It was a more or less typical day for Tom Peters. He got out of bed at 3:15 a.m. for a predawn run through the rich countryside surrounding his Vermont farm. Later, swerving to avoid a porcupine that scampered across the dirt road, he drove his car into a ditch. After a neighbor pulled him out, he made it to the airport for a 5:30 a.m. private flight to New York, where he was to deliver yet another chest-thumping exhortation to a group of managers.
Peters, the former McKinsey & Co. consultant and co-author of the best-selling management book of all time, In Search of Excellence, has done thousands of speeches and seminars. But this one, on a summer morning before some 50 human resources officers, was different. It was his first chance to present material from his new book to be published this fall, Liberation Management: Necessary Disorganization for the Nanosecond Nineties. Even Peters seemed jittery.
HIGH HOOPLA. Since the publication of In Search a decade ago, and of two best-selling sequels, the iconoclastic Peters has become the most quoted observer of American business. In a world of advice-giving fads and frills, where so many fade out quickly, Peters has shown remarkable durability. So has his Tokyo-based, former McKinsey colleague Kenichi Ohmae, 49, whose ruminations on global business have forced executives to think more clearly in terms of an international marketplace. The Japanese-born thinker was among the first to argue for partnerships among U.S., European, and Asian companies. Ohmae has proved the most prolific of the McKinsey-rooted thinkers, writing 38 books in 20 years. He received 930 requests for speeches last year. Peters' original partner, Robert H. Waterman Jr., has chosen to keep a lower profile, preferring to remain an active consultant.
At the height of the Excellence hoopla, in the early to mid-1980s, Peters was giving 150 to 200 speeches a year--at $25,000 a pop. Now he makes some 30 public appearances annually, at about $60,000 each. He also writes a weekly syndicated column, runs an executive-training company on the side, and appears in several PBS specials a year.
Admirers speak with near-adulation of the evangelical fervor Peters brings to the competitiveness debate. Critics say his often flippant comments are little more than sound bites. More important, however, he has undergone his own transformation from a cheerleader of what's right with the best of Big Business--a basic theme of In Search--to a champion of small to midsize companies and an outspoken critic of the status quo. The change largely results from his belief that smaller operations are easier to manage and that they tend to be more responsive tocustomers.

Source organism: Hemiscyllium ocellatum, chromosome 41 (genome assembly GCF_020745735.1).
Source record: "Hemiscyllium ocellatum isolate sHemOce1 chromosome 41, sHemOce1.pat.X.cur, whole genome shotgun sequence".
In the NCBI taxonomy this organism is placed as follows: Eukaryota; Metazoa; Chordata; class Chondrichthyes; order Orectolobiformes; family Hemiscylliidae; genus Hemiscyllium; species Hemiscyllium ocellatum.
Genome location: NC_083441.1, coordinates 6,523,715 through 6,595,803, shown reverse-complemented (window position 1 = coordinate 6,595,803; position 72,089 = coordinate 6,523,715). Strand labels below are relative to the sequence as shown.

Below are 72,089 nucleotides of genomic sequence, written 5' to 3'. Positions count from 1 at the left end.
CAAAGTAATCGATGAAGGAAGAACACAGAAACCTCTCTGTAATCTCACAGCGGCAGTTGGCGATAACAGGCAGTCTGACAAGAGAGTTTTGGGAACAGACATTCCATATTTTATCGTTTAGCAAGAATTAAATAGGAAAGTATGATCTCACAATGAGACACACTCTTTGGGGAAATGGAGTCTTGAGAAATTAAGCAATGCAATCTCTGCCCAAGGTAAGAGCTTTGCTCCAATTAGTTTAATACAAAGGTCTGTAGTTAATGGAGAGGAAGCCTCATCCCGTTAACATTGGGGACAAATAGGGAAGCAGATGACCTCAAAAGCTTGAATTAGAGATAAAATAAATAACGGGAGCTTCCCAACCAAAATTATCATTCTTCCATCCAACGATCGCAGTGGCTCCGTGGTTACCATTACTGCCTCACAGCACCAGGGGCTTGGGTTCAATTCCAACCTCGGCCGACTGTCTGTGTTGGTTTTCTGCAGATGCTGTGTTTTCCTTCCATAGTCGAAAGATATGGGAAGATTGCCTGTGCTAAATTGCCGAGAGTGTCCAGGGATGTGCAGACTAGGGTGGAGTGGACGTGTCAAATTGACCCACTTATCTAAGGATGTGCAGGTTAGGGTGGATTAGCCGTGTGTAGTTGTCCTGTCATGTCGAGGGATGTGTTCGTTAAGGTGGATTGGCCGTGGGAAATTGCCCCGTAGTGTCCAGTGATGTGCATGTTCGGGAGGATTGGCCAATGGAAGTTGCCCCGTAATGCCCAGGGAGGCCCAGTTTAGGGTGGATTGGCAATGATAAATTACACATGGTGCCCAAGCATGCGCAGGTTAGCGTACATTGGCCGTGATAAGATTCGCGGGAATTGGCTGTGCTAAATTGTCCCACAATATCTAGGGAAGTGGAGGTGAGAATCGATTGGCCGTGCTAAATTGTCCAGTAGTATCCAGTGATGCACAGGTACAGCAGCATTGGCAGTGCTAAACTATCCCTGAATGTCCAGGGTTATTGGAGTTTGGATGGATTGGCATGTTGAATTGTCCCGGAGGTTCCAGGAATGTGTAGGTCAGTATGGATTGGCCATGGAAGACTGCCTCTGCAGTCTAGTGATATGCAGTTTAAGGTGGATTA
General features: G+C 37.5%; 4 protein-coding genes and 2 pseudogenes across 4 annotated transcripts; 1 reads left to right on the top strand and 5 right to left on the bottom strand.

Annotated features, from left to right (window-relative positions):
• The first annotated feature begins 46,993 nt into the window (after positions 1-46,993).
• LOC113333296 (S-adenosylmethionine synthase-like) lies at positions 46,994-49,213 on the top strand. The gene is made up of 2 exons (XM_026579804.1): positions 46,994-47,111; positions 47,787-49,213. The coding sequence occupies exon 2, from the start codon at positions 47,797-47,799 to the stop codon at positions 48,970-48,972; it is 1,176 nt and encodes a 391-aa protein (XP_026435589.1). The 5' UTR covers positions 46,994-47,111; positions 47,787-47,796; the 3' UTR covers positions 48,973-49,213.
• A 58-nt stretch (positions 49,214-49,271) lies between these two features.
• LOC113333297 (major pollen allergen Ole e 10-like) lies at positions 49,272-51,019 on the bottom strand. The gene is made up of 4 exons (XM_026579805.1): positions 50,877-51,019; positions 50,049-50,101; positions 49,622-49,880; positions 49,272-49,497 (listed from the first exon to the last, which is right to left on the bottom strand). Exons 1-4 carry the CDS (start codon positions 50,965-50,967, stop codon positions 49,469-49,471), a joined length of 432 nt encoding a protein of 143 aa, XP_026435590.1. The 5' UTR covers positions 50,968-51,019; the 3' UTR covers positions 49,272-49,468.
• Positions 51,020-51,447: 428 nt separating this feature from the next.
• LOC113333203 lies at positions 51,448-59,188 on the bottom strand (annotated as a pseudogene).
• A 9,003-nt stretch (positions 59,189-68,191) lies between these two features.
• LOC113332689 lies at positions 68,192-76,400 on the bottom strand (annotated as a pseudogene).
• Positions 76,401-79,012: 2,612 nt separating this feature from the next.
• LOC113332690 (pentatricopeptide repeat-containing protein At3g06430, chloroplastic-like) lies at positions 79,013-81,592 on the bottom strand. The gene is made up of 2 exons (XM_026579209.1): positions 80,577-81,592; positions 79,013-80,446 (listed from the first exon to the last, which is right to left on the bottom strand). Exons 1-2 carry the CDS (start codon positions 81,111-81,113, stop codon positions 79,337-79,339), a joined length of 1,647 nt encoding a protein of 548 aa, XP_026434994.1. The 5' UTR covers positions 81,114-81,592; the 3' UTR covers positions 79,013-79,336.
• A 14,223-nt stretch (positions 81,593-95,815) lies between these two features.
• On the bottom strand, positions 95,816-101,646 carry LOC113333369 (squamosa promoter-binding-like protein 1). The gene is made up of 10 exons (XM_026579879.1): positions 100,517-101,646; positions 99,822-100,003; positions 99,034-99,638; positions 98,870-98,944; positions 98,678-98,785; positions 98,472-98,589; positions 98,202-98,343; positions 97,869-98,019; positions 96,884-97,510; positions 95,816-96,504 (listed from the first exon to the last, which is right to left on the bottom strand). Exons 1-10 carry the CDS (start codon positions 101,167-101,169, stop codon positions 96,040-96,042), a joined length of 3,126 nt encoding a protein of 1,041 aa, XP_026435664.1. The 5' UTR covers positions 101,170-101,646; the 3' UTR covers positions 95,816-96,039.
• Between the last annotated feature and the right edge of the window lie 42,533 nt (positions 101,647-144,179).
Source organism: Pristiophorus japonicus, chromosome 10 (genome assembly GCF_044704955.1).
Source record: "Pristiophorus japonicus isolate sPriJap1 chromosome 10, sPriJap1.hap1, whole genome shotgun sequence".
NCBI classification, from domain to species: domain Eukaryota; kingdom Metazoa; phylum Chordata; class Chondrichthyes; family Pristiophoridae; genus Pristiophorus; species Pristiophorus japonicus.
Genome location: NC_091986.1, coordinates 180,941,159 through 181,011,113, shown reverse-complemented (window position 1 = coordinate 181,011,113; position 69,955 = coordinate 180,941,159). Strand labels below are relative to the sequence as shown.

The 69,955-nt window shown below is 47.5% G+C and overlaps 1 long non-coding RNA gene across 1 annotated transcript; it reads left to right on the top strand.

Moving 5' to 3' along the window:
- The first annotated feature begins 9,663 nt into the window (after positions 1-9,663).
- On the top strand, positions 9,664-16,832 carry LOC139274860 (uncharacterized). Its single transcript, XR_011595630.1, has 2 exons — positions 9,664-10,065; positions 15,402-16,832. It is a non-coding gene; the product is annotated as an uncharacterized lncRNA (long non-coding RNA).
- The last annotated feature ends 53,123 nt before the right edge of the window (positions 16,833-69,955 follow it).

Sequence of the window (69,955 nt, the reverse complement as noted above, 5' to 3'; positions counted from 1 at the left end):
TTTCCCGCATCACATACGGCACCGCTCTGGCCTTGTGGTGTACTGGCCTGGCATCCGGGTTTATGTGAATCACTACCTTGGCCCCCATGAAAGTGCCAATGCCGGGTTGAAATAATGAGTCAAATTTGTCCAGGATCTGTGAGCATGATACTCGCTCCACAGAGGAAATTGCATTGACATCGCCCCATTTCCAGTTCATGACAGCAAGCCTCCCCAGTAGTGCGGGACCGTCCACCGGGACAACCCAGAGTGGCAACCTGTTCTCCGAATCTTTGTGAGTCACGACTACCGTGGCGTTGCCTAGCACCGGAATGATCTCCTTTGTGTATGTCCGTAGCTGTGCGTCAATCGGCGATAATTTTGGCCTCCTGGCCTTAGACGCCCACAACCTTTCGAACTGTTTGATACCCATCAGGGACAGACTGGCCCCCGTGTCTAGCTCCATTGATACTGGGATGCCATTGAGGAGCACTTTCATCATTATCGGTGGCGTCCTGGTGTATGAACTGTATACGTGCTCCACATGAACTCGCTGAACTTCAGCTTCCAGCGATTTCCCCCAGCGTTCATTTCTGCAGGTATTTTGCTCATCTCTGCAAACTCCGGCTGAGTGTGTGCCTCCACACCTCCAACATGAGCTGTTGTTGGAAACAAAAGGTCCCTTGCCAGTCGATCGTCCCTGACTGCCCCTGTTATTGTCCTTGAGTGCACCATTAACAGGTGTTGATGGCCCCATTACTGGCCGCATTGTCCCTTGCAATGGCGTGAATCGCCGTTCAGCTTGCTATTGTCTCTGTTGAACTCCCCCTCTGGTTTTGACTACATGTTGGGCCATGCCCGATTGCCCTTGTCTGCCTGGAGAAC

`BONKERS.' For three straight hours, Peters is out to show he's as relevant and provocative as ever. Pacing the floor, rocking back and forth, he expounds on everything from the need for "minimalist headquarters" to "deintegration," or the falling apart of companies that try to do everything themselves. He speaks of "buckyborgs," his term for clusters of 50- to 60-person business units, and of "brainware," the need to compete on the basis of intelligence instead of hardware. And he hasn't lost his knack for the audacious comment:
-- "If the marketplace has gone bonkers, you better have a bonkers organization. Straitlaced folks are not going to make it in a world that's not straitlaced."
-- "Middle managers are cooked geese. Raise hell and at least go down in flames. You're better off getting fired for doing something interesting rather than laid off while doing something boring."
-- "The average decentralized corporation is not decentralized. It's a sham, a sick joke."
When Peters, 49, talks of companies that do it right, nearly all his examples are either small unknowns or professional service firms such as Arthur Andersen, Chiat/Day/Mojo, and his old employer McKinsey. One reason: Peters believes that the best models for the organization of the future are advertising agencies or consultancies. In such firms, most work is performed by cross-functional project teams that use their collective intellect to satisfy visible customers. People take initiative, start projects, seek customers, and build their own networks of contacts to accomplish goals.
Such companies "trade in pure knowledge," Peters says. "Functional departments are virtually nonexistent, and all the work is organized around loosely linked teams of people." The changing nature of the economy, from a world in which resources were key to one in which knowledge and information are crucial, is the driving force behind this change. To survive, managers have to act more like consultants, creating projects and challenging norms.
The audience, from such companies as American Express and Olin, listens to him, then politely asks a few questions and disbands. Later, back on his 1,300-acre Vermont farm with its llamas and sheep, he hears that many in the audience thought his presentation wasn't relevant to them.
Peters can't hide his disappointment. "I'd like them to get the message," he says. "I'm frustrated because we're dealing with intractable business problems, and it's the frustration of being a reasonably well-known explainer who's not doing anything when it comes to explaining." Ah, but who ever said the life of a guru was going to be easy?